Ergo, this competitive environment is making more property owners choose the real estate auction as their mode of sale – the idea being the higher the competition, the higher the sale price can be. As Slyman Real Estate & Auction puts it, “…competition stimulates prices as no other marketing method can. Sellers of real estate are embracing the auction method of marketing as never before… Today, the competitive bidding process is being used to sell everything from homes to farmland as well as industrial plants to apartment complexes.” As it stands now, it looks like the competition as well as the inventory are both only going to grow in the real estate auction market for an indefinite amount of time.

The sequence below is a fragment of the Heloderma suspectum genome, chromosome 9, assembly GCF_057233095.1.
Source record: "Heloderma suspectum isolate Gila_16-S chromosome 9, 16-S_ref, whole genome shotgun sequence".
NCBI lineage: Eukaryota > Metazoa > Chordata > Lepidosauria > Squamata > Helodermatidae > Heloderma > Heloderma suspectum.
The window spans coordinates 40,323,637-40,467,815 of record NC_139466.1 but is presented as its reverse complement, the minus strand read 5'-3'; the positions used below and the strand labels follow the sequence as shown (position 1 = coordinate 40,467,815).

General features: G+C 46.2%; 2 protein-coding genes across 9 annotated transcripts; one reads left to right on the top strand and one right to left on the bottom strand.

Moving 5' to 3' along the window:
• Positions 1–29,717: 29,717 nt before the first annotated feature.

Housing Flippers are Flocking to Foreclosures

April 14th, 2011 by PA - Bloger

Some call it good business, some call it greed. Whichever way you look at it, the fact remains that foreclosures are inundating the housing market and house flippers are seeing it as a hotbed of opportunity.

House flipping – buying low and quickly reselling high – hit a peak during the real estate boom where millions of investors as well as everyday buyers tried to cash in on the real estate wave. When the housing bubble burst back in 2008, house flipping stalled as mortgages became light years harder to acquire. Now, with the up rise of foreclosures and real estate auctions soaring, flipping is back as an investors’ big break to once again cash in on the housing market.

As reports, “RealtyTrac, an investment company that literally tracks foreclosed homes, recently touted 831,574 foreclosures or bank-owned properties sold in 2010. The company also noted that these foreclosures sold at an average discount of nearly 30 percent compared with properties not in foreclosure. At the same time, RealtyTrac noted that many of these same foreclosed homes were then sold within 180 days by the investors known as “house flippers” who target both people and neighborhoods that are facing foreclosure.”